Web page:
Heparin

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rINN: Heparin
Other Names
UFH, Calciparine®,Monoparin®, Monoparin Calcium®, Multiparin®
Pharmacological Information
Web information on Heparin
Metabolism & Interactions
Binding to endothelial cells and clearance by reticuloendothelial cells which is saturable, and a nonsaturable mechanism mainly by kidney
Mechanism of Action
Specific pentasaccharide sequence, which binds with high affinity to antithrombin and potentiates its activity
Other Issues for Heparin
Renal clearance predominates with LMWH
Relevant Clinical Literature
UK Guidance
Regulatory Literature
Other Literature
Other Wikis
Wikipedia on Heparin (Less technical, ? quality control)

Heparin is a sulfated glycosaminoglycoside polymer of alternating chains of uronic acid and glucosamine, It can be:

  1. unfractionated (UFH), i.e. chains of various lengths with a molecular weight (MW) range of 5000–35 000 Da and mean MW of about 13 000–15 000 Da. There are several commercial preparations which are not equivalent (see box to right) .
  2. low molecular weight (LMWH), consisting of more uniform shorter chains. Each commercial preparation has slightly different properties. See low molecular weight heparins .

Acts via antithrombin.

Monitored by:

Contents

Clinical Use

Indications

Anti-coagulation in:

Flag of the United Kingdom.png

British guidelines on the use of heparin in all indications have been published in 2006[1]

Administration

Parenteral only: s.c.

  • UFH for prophylaxis of VTE: 5000 units b.d./t.d.s.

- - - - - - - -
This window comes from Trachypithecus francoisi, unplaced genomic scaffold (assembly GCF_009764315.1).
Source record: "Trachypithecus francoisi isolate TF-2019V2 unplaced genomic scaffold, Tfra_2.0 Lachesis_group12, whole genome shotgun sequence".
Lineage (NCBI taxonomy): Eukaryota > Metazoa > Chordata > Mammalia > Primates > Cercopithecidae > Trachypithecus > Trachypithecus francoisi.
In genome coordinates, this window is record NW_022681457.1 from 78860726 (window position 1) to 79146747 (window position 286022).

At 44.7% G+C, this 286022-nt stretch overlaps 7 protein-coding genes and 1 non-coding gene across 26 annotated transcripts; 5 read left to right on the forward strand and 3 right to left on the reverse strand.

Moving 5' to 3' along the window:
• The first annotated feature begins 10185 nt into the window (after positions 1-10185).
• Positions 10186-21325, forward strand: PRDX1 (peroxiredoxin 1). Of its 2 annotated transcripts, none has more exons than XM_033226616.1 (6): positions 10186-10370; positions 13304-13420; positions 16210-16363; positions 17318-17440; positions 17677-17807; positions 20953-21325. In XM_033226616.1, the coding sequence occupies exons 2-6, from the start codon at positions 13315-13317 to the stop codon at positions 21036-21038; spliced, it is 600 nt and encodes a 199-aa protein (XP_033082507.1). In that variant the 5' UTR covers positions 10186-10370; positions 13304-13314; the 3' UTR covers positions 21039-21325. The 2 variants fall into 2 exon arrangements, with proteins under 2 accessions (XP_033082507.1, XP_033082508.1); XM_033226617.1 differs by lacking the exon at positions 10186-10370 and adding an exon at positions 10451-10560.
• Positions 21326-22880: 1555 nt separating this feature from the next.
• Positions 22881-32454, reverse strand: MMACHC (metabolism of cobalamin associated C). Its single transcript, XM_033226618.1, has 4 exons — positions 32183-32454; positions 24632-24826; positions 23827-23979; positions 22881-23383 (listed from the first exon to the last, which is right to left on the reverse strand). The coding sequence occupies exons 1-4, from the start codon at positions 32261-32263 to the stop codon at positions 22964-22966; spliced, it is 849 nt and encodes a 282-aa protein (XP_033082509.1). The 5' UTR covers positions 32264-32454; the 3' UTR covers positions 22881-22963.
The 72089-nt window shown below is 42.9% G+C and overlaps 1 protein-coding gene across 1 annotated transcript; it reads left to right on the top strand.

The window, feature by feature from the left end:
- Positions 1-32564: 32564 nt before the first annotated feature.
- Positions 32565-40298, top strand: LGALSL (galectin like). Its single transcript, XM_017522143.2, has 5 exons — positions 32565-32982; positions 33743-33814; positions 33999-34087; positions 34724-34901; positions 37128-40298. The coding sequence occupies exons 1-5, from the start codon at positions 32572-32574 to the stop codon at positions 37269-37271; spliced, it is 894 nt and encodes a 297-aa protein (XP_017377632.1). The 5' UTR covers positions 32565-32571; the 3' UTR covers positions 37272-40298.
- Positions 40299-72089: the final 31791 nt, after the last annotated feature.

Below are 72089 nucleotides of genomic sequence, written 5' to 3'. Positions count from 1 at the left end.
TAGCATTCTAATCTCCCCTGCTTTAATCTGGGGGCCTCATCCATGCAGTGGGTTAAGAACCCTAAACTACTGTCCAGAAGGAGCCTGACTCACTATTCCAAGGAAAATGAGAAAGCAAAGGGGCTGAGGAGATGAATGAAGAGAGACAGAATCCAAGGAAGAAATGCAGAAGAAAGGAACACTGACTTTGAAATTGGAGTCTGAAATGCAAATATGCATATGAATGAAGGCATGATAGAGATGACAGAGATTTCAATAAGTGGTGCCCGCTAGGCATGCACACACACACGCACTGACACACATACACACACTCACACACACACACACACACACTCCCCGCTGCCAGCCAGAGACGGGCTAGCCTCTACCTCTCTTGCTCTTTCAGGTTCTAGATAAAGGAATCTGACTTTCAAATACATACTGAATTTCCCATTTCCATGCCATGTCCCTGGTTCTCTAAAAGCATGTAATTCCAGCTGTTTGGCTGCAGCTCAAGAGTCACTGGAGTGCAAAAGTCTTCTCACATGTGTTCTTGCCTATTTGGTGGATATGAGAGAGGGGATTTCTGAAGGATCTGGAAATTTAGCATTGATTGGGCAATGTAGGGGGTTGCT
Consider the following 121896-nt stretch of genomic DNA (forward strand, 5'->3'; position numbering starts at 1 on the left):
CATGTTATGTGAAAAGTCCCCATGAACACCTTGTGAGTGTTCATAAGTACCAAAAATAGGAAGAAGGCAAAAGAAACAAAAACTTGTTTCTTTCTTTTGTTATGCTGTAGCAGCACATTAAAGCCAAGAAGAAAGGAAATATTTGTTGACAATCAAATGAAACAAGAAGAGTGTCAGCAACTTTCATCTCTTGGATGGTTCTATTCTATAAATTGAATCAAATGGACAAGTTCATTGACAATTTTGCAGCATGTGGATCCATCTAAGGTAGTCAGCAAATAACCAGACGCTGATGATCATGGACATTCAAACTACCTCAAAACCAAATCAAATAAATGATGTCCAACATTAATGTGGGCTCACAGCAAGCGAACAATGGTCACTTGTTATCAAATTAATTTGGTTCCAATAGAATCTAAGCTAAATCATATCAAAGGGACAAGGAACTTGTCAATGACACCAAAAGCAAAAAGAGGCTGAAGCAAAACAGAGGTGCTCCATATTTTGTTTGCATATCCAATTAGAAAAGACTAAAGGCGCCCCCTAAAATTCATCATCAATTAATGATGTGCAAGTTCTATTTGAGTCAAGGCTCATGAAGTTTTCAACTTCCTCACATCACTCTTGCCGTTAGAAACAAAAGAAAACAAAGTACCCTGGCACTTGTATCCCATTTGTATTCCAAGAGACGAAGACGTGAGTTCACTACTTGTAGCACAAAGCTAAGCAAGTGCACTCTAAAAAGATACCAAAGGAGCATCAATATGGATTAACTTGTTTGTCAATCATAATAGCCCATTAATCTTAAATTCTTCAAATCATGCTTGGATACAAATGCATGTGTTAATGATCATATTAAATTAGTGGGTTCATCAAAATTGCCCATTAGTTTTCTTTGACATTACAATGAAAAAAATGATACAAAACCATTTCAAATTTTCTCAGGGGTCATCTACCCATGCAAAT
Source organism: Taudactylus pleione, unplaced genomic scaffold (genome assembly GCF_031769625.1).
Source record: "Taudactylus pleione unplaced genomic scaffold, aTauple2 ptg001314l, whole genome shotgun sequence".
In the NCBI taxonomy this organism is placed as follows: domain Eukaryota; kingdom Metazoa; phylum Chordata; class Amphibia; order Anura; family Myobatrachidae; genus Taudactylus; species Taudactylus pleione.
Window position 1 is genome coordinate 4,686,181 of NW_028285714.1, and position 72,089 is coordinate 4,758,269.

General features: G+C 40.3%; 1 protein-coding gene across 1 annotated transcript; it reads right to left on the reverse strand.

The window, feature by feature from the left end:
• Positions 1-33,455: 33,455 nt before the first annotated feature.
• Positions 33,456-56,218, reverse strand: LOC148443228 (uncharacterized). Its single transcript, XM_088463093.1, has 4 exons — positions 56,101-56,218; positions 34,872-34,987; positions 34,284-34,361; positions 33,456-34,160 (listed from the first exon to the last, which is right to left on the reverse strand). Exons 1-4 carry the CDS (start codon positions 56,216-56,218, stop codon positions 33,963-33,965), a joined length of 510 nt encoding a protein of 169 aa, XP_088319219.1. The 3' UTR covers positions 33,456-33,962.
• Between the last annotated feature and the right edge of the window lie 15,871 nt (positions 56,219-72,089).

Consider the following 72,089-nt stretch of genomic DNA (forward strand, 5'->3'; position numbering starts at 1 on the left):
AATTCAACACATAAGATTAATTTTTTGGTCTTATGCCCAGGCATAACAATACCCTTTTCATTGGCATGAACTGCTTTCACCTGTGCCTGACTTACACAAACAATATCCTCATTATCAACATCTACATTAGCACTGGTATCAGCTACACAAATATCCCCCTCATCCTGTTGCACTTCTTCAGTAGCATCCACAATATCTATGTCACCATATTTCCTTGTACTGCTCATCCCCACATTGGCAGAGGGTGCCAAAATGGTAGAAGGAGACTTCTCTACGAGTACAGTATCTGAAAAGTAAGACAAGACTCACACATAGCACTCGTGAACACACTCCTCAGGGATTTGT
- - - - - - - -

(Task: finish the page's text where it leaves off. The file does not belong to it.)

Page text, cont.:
• LMWH depends on product

i.v.

Clinical Issues

UFH is not the same as LMWH clinically, and the greater convenience of LMWH and safety profile in routine practice has seen LMWH replace UFH for most indications. However UFH still has a place, but requires intensive monitoring at treatment rather than prophylaxis doses with individual dosage adjustment based on APPT. That clinical staff have become unskilled in giving it is a poor reason not to use it in circumstances where it may be the safest effective drug such as in bariatric (morbid obesity) patients.

Toxicity

LogoKeyPointsBox.pngReversing Heparin
  • 1mg of protamine reverses 80-100 units of recently given heparin
  • heparin has a short half life, the required protamine dose falls quite quickly

Contra-indications

Cautions and Interactions

Renal clearance predominates for LMWHs with increasing haemorrage risk in renal failure.

Side effects

Special advice

There is no evidence that UFH or LMWHs cross the placenta so they are presently the anticoagulants of choice in pregnancy.

Pharmacology

  • All heparins presently used in UK come from porcine sources.
  • UFH heparin can be a sodium or calcium salt. They have different properties.
  • Most LMWHs are sodium salts (fraxiparine -Nadroparin®),is a calcium salt).
  • Low-molecular weight heparins have longer half-lives than UFH.
    • In vivo there are differences in some indications, and dose must be right for indication.

Contamination

During 2008 oversulphated chondroitin sulphate adulterated heparin supplied worldwide from a single source in China leading to several deaths[2].

References